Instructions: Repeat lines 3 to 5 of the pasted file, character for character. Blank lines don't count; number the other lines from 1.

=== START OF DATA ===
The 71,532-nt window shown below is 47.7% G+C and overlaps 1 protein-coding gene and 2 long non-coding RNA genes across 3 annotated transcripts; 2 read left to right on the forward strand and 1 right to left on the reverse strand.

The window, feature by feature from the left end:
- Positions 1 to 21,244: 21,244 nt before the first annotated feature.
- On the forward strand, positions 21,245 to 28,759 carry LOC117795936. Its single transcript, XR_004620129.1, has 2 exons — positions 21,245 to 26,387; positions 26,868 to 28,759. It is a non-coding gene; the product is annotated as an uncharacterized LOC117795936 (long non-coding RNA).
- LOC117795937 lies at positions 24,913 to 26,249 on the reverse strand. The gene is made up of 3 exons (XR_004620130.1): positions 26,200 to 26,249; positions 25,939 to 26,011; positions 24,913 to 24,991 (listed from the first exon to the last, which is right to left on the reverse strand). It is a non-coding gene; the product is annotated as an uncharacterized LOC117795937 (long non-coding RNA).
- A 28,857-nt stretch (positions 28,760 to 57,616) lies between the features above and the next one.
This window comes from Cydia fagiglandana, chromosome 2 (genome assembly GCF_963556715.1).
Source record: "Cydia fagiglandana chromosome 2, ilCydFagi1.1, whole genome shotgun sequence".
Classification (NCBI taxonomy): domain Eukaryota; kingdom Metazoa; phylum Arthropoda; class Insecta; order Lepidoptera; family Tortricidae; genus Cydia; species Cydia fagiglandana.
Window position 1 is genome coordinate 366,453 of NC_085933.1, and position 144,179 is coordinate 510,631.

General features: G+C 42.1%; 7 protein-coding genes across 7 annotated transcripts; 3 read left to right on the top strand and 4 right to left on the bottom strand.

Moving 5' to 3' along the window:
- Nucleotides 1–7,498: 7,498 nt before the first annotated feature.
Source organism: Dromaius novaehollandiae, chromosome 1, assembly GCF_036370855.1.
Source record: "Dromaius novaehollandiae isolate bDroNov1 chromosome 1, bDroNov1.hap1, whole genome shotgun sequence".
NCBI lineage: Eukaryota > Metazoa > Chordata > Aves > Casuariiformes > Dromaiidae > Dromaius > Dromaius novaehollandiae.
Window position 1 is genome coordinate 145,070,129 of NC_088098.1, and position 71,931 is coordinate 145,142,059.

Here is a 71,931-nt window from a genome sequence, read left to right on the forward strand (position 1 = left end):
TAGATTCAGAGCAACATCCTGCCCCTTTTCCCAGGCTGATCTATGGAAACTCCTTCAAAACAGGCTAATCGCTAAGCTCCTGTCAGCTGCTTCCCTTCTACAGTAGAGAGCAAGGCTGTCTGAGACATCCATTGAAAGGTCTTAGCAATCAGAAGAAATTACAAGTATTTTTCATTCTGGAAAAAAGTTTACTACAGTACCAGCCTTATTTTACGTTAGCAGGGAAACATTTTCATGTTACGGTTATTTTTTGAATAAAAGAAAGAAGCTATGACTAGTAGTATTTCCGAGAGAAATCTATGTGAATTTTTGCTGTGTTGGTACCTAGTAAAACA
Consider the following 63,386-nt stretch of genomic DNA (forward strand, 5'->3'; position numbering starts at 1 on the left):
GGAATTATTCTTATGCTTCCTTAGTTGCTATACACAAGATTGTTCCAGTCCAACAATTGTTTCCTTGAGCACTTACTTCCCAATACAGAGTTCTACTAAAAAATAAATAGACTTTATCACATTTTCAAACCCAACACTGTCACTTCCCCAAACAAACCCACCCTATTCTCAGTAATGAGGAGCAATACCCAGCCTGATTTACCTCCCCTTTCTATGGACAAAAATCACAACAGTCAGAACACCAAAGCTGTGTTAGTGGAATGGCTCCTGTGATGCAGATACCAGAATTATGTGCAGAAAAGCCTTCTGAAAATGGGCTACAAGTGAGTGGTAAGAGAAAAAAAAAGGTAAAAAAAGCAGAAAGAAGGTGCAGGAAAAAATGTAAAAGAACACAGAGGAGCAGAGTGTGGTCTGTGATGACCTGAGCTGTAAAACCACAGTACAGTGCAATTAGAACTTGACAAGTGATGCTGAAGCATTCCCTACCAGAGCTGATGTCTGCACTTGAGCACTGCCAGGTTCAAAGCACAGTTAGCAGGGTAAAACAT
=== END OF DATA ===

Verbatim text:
- Positions 1 to 21,244: 21,244 nt before the first annotated feature.
- On the forward strand, positions 21,245 to 28,759 carry LOC117795936. Its single transcript, XR_004620129.1, has 2 exons — positions 21,245 to 26,387; positions 26,868 to 28,759. It is a non-coding gene; the product is annotated as an uncharacterized LOC117795936 (long non-coding RNA).
- LOC117795937 lies at positions 24,913 to 26,249 on the reverse strand. The gene is made up of 3 exons (XR_004620130.1): positions 26,200 to 26,249; positions 25,939 to 26,011; positions 24,913 to 24,991 (listed from the first exon to the last, which is right to left on the reverse strand). It is a non-coding gene; the product is annotated as an uncharacterized LOC117795937 (long non-coding RNA).